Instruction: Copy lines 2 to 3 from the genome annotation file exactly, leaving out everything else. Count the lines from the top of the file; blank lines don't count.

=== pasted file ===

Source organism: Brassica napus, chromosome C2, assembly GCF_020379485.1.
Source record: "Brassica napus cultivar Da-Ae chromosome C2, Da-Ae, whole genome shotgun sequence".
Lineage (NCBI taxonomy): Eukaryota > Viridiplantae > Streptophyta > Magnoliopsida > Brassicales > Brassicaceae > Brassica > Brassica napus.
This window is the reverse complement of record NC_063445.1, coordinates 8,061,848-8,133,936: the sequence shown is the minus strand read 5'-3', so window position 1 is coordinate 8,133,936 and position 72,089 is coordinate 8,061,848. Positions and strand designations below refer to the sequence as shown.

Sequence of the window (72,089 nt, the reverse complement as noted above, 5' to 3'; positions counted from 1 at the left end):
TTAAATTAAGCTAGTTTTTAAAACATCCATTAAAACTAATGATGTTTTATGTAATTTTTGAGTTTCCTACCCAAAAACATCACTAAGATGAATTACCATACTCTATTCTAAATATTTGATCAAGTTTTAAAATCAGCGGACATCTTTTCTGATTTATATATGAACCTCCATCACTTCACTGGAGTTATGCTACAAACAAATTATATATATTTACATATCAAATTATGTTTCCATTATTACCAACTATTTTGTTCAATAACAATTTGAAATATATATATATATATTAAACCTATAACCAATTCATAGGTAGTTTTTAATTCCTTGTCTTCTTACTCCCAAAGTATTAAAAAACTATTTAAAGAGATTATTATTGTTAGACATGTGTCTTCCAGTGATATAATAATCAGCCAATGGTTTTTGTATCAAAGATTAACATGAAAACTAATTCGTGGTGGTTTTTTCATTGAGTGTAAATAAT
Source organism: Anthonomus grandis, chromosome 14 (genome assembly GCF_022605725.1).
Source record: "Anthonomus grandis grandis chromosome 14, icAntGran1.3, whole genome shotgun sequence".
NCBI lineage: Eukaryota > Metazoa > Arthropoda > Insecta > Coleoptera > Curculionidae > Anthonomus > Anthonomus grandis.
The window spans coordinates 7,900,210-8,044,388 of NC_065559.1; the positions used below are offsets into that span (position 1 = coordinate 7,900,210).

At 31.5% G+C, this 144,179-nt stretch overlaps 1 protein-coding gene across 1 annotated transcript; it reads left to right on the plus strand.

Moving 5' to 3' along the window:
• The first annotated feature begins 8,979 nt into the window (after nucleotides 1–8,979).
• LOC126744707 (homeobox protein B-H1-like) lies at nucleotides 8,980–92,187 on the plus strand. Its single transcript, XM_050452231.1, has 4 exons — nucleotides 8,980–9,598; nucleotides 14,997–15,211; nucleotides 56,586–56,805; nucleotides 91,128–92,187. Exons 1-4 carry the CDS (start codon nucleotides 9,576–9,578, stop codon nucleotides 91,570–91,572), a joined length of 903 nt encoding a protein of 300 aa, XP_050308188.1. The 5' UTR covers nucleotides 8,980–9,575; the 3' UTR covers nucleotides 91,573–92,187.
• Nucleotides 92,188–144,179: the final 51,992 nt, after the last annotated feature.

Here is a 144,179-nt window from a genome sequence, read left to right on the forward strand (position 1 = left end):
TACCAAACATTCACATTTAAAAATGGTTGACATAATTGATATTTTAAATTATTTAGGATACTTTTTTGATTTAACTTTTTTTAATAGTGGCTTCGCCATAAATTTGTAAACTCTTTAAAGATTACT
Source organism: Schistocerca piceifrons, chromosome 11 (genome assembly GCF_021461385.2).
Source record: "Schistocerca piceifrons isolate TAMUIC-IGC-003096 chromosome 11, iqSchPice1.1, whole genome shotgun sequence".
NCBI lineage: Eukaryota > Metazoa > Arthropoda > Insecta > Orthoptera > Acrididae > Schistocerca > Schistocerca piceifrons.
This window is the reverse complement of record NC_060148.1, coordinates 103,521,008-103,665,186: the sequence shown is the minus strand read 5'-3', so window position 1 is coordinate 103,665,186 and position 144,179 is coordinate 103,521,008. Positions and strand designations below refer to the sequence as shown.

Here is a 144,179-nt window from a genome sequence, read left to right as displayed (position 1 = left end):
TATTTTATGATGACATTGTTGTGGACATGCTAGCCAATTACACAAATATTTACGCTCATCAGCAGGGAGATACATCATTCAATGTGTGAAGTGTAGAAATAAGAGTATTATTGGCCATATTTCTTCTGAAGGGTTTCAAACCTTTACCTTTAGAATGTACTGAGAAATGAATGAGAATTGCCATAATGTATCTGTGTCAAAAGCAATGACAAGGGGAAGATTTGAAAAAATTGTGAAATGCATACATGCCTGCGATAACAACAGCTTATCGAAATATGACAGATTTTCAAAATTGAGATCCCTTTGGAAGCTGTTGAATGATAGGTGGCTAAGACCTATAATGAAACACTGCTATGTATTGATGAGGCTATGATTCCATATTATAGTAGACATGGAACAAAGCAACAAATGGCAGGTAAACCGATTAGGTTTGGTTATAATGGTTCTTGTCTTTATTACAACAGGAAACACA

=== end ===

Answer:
Source record: "Brassica napus cultivar Da-Ae chromosome C2, Da-Ae, whole genome shotgun sequence".
Lineage (NCBI taxonomy): Eukaryota > Viridiplantae > Streptophyta > Magnoliopsida > Brassicales > Brassicaceae > Brassica > Brassica napus.